Not to be confused with all those other Socialist Parties. Equal Time was in full bloom in 1956.

Not to be confused with all those other Socialist Parties. Equal Time was in full bloom in 1956.

Click on the link here for Audio Player – Address by Eric Hass, Socialist Labor Party – October 19,1956 – Gordon Skene Sound Collection

There was a time our political system was awash with parties. Up until 1954, The Communist Party was represented in the polling booth until an act of Congress, largely in response to the Red Scare, declared the Party outlawed.

And those “outside” parties ran the gamut of political thought. And more confusing were how many had similar names. In this radio address by Eric Hass, who was the Socialist Labor Party candidate for President in 1956, he reminds the audience that The Socialist Labor Party shouldn’t be confused with The Socialist Party, or the Socialist Workers Party, or even The Communist Party.

The Socialist Labor Party was all about doing away with Capitalism. And their Standard Bearer Eric Hass went to great lengths to distance himself from even the Communists, whom he said didn’t practice anything resembling Socialism in Russia. Easy to forget, if you were prone to forgetting things.

But it points up to the fact that the Political landscape in America was rather healthy, even in the 1950s where many parties were represented and had equal time on the airwaves, even if some of them had been banned and their members routinely rounded up at attempted rallies and hauled off to jail for inciting civil disobedience. There were still a few outside parties and they got equal time on the networks to give their message.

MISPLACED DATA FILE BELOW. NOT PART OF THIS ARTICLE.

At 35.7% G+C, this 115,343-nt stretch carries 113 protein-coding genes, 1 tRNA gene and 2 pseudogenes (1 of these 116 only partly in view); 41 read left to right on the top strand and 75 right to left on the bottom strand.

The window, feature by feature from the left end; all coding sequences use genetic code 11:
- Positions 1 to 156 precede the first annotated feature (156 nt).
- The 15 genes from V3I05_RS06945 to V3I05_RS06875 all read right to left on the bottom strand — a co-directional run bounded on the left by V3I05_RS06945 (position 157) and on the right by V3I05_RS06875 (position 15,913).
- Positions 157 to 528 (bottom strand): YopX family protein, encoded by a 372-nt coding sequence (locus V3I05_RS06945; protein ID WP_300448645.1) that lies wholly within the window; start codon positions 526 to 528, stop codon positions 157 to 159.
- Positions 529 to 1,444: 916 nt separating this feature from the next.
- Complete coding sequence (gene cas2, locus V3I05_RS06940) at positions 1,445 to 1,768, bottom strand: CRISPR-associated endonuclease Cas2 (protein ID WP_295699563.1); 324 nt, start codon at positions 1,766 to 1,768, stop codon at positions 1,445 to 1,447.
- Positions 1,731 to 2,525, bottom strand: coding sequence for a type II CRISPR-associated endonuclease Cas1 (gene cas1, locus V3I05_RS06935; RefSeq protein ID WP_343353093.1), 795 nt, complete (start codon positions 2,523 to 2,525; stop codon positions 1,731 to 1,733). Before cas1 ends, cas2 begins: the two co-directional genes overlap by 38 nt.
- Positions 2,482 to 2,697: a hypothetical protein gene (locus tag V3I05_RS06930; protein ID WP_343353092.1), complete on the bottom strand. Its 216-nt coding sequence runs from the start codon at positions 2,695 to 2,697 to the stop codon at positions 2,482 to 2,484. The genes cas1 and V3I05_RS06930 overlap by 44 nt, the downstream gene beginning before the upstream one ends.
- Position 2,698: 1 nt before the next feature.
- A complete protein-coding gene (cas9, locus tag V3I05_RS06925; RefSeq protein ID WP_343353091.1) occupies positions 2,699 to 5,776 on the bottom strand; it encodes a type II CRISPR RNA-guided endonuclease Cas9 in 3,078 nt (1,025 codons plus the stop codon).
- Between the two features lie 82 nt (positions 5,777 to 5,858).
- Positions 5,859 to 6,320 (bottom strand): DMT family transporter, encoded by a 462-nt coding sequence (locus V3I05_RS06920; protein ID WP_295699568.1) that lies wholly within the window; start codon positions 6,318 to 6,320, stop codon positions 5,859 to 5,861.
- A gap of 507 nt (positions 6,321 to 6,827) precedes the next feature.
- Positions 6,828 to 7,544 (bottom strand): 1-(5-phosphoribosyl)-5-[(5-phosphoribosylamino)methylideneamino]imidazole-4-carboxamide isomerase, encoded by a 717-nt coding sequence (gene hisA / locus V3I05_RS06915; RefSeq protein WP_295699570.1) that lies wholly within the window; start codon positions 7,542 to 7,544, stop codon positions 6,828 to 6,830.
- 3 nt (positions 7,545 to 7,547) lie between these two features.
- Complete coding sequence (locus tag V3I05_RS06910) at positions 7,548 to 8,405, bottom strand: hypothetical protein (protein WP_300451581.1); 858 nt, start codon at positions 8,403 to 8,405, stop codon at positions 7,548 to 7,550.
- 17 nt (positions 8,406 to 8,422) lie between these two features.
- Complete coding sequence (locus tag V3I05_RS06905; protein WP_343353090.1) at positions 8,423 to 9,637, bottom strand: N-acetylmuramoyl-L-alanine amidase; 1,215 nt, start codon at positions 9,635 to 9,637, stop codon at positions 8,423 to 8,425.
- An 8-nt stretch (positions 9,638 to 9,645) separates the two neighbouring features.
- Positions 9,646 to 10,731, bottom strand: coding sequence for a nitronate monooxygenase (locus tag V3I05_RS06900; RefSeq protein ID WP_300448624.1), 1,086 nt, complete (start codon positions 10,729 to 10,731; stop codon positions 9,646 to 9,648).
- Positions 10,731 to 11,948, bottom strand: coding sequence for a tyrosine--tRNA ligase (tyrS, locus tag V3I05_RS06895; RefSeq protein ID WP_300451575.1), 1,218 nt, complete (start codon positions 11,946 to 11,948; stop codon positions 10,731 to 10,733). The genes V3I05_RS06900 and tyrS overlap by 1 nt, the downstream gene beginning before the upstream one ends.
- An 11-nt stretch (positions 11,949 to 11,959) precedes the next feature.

And I guess that’s the big difference between politics then and politics now – no Equal Time – no Fairness Doctrine. No forum for a candidate like an Eric Hass to extol the virtues of a Capitalist-free society. And whether we agreed with him or not, he wouldn’t get a chance these days to share his views with the public at large – and that doesn’t serve Democracy a whole pile of good. Especially when some interests controlling the purse-strings can also control airwaves and shape the argument to their own political leanings.

We live in interesting times.

For a sampler on earlier times, here is that address by Eric Hass, as broadcast over WJR-AM in Detroit on October 19, 1956.

On this day, MacArthur made good on his promise.

On this day, MacArthur made good on his promise.

Click on the link here for Audio Player – News Of The World – October 20, 1944 – Gordon Skene Sound Collection

On this day 70 years ago, a promise made by General MacArthur as he was leaving the besieged islands of The Philippines that he would return, became fact.

On October 20, 1944 an allied invasion force reported to be an entire army stormed ashore, effectively cutting the island in two. Reports were sketchy and subject to censorship, and the complete story wouldn’t be known for many weeks. But even Japanese Radio was reporting the Philippines were being invaded.

Meanwhile, the war in Europe was continuing at breakneck speed with Canadian troops reported to have launched a new attack near Antwerp and Russian forces were driving on to East Prussia.

Back home – the Hurricane which promised to wreak havoc on the Caribbean and Cuba didn’t spin out to sea as originally predicted, but was instead poised to land somewhere near Columbia, South Carolina. Hurricane prediction was practically non-existent around this time. The results were usually devastating.